Deal with It: Andre Iguodala Is a Hall of Famer

Grant Hughes@@gt_hughesNational NBA Featured ColumnistJune 5, 2019

MINNEAPOLIS, MN - MARCH 29: Andre Iguodala #9 of the Golden State Warriors looks on before the game against the Minnesota Timberwolves on March 29, 2019 at the Target Center in Minneapolis, Minnesota. NOTE TO USER: User expressly acknowledges and agrees that, by downloading and or using this Photograph, user is consenting to the terms and conditions of the Getty Images License Agreement. (Photo by Hannah Foslien/Getty Images)
Hannah Foslien/Getty Images

If you don't think Andre Iguodala's numbers are good enough to land him in the Hall of Fame, you're missing the point twice over.

First, his numbers are sufficient for induction.

Through 15 seasons, he's amassed 13,456 points, 5,631 rebounds, 4,821 assists, 1,663 steals and 552 blocks. Seven other players can lay claim to those five-category totals in their careers: Michael Jordan, Kobe Bryant, LeBron James, Karl Malone, Kevin Garnett, Scottie Pippen and Clyde Drexler.

Of those seven players, all of them pantheon-level all-time greats, only Jordan, Bryant and James also match Iguodala's awards haul of an Olympic gold medal, three championship rings, a Finals MVP and an All-Defensive selection.

This isn't some statistical cherry-picking exercise. It's a very simple look at the five statistical inputs even the most analytics-averse crowd can accept as meaningful—with awards and titles thrown in to satisfy the "ringzzz" crowd.

Second (and this will seem immediately contradictory), those numbers and awards are secondary to the real reason Iguodala belongs in the Hall of Fame.


Where Analogies Fail

He's been called the connective tissue, the unsung hero and one of the true leaders of the league's greatest modern dynasty. Somehow, those disparate descriptors are accurate and insufficient at the same time.

Yes, his intellect and versatility bind the Golden State Warriors together like connective tissue, but Iguodala's impact often feels more like that of a vital organ. He's the guy head coach Steve Kerr slots into the starting lineup when the Warriors feel truly threatened in playoff series.

He's the guy who, while always chipping in on the margins, has a knack for contributing more conventional help when nobody else can. In this postseason alone, he drilled five of eight threes to eliminate the Houston Rockets and buried a dagger triple to ice Game 2 of the Finals against the Toronto Raptors. Not bad for a player opponents generally dare to shoot. 

SportsCenter @SportsCenter

The Raptors left Andre Iguodala open ... and Iggy made 'em pay 👌 (📍 @NissanUSA) https://t.co/glOlxAs8oS

Sure, his defensive contributions don't garner the same attention as a 30-point scorer. But it's hard for Iguodala's shutdown act to be truly "unsung" because of how conspicuously he performs it. That Finals MVP in 2015 came largely because he made life difficult for LeBron James, and there's rarely a question as to who'll match up with the opponent's most dangerous perimeter threat.

He's also branded his defense with such style and flair (nobody is better at the high-risk strip) that his exploits on that end often get the same highlight treatment as a Stephen Curry 30-footer.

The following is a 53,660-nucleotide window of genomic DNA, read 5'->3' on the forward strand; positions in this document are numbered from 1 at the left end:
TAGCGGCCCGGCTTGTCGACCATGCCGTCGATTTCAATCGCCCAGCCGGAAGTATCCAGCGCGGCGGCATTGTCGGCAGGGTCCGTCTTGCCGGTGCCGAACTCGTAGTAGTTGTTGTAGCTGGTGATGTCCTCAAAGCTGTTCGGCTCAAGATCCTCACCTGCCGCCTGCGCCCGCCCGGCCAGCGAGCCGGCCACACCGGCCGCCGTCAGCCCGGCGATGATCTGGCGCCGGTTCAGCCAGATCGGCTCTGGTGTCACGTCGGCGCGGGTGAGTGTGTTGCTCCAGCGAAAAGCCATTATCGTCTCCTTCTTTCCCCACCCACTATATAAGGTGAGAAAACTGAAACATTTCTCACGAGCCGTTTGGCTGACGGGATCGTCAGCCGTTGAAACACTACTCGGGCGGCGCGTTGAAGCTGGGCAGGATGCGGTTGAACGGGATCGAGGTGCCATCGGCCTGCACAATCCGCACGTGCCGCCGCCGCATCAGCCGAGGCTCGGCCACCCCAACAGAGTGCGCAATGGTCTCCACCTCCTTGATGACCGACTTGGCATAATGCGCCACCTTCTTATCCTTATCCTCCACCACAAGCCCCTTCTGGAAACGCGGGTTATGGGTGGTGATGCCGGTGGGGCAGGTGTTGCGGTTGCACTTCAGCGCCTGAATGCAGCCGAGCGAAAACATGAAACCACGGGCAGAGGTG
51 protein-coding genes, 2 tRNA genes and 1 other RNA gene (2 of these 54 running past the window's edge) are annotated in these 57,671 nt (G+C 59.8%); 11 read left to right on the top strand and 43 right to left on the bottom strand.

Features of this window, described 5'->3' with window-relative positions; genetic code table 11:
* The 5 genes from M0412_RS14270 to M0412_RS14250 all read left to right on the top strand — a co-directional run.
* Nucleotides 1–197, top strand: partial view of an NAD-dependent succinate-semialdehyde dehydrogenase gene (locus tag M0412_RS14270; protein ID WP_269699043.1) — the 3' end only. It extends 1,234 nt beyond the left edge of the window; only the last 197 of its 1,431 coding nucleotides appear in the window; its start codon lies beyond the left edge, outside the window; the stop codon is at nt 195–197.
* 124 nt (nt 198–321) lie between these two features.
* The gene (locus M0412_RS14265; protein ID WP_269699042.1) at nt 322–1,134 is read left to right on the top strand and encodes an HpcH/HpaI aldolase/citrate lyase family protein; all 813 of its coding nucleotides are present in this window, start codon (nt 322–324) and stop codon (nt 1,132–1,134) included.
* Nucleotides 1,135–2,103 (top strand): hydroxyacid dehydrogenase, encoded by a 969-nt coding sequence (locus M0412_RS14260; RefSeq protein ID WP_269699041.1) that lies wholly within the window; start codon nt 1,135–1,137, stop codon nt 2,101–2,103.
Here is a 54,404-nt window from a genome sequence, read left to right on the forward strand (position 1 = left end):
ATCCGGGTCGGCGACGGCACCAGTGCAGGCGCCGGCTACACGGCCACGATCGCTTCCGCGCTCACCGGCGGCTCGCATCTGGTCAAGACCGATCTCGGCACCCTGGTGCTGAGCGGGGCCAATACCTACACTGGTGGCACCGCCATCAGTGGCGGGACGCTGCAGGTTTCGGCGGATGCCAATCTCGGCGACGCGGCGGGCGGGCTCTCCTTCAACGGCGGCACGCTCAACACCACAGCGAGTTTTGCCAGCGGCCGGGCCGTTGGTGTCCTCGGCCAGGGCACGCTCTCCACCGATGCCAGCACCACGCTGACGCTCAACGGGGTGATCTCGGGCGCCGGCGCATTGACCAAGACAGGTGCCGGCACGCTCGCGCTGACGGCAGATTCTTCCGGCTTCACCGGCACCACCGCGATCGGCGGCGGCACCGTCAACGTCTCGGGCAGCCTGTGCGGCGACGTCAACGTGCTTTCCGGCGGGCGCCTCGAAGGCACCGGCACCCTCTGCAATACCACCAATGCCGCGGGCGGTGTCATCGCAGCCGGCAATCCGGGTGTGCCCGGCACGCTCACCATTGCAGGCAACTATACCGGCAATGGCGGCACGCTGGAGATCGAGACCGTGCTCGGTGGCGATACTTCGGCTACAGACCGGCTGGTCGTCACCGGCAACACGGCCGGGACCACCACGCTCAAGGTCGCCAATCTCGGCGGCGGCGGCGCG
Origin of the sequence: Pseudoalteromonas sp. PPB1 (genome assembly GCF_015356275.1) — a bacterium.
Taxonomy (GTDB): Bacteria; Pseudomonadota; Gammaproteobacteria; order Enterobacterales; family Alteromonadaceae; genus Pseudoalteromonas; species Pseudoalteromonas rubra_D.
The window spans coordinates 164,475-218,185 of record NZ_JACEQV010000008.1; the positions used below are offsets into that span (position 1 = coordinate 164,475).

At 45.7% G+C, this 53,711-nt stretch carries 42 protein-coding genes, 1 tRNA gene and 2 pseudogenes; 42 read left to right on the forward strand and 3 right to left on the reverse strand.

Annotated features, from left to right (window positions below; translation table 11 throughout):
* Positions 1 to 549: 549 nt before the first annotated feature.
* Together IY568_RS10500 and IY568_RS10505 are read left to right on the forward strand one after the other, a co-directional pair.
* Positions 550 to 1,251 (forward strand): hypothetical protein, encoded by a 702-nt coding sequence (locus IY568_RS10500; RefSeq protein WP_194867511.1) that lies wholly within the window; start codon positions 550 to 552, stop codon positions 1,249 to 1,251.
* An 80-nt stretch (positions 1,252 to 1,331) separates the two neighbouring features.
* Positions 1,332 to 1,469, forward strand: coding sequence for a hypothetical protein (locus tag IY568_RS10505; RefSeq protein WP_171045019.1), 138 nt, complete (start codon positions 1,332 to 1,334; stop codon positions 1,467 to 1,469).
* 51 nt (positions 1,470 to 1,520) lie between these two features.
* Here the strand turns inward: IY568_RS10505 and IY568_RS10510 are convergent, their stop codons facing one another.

Golden State Warriors @warriors

“Elite, all-time defender.” 👏 @andre https://t.co/D5xQ98Cv2r

And yes, Iguodala is among the Warriors' best leaders. But it was his willingness to become more of a follower, sacrificing a starting role years ago, that better defines his worth.

You have to get flat-out fantastical to come up with a comparison that encompasses everything Iguodala provides. He's basically a bonding agent that fills a team's cracks, draws disparate parts together and turns vulnerabilities into strengths. He makes fissures into fortifications—only he's also malleable enough to stretch and flex along with the changing needs of the pieces he's holding together.

He morphs as needed, without seeming to strain.

Instead of being this weird, sentient mortar we've described, Iguodala could instead be a pillar. He was an All-Star with the Philadelphia 76ers, and there's little doubt he could have far gaudier numbers if that were a priority. It's hard to say which is more incredible: that Iguodala is able to bind together a team full of historically great stars, or that he chose to do so in the first place.


The Perfect Candidate

Unlike other professional leagues that have their own Halls of Fame devoted specifically to NFL or MLB greats, the NBA funnels its all-timers into the Naismith Memorial Basketball Hall of Fame. Players, coaches and contributors from the professional, collegiate and international ranks are eligible. This is a departure from the way other leagues operate. It's a celebration of the game itself and what (or who) makes it great.

Viewed that way, Iguodala's case to belong gets stronger still.

Basketball is a uniquely contradictory sport in which individuals can only achieve greatness with sacrifice and selflessness. It demands both aggression and reserve, it rewards aesthetic grace and rugged force. Ego is necessary to survive, but too much of it is fatal.

We should think of the Basketball Hall of Fame as a place that pays homage to the game's core principles and, by extension, to the people that best embody them.

Who better to choose, then, than Iguodala, a player who gave up stardom for the greater good and devoted his career to facilitating the success of teammates? Who better to honor than a player whose greatest contributions mean most and get noticed least?

If Iguodala isn't a Hall of Famer, if he isn't the perfect representation of the qualities and achievements we should honor in basketball, then what's the point of having a Hall at all?


Stats courtesy of Basketball Reference unless otherwise specified.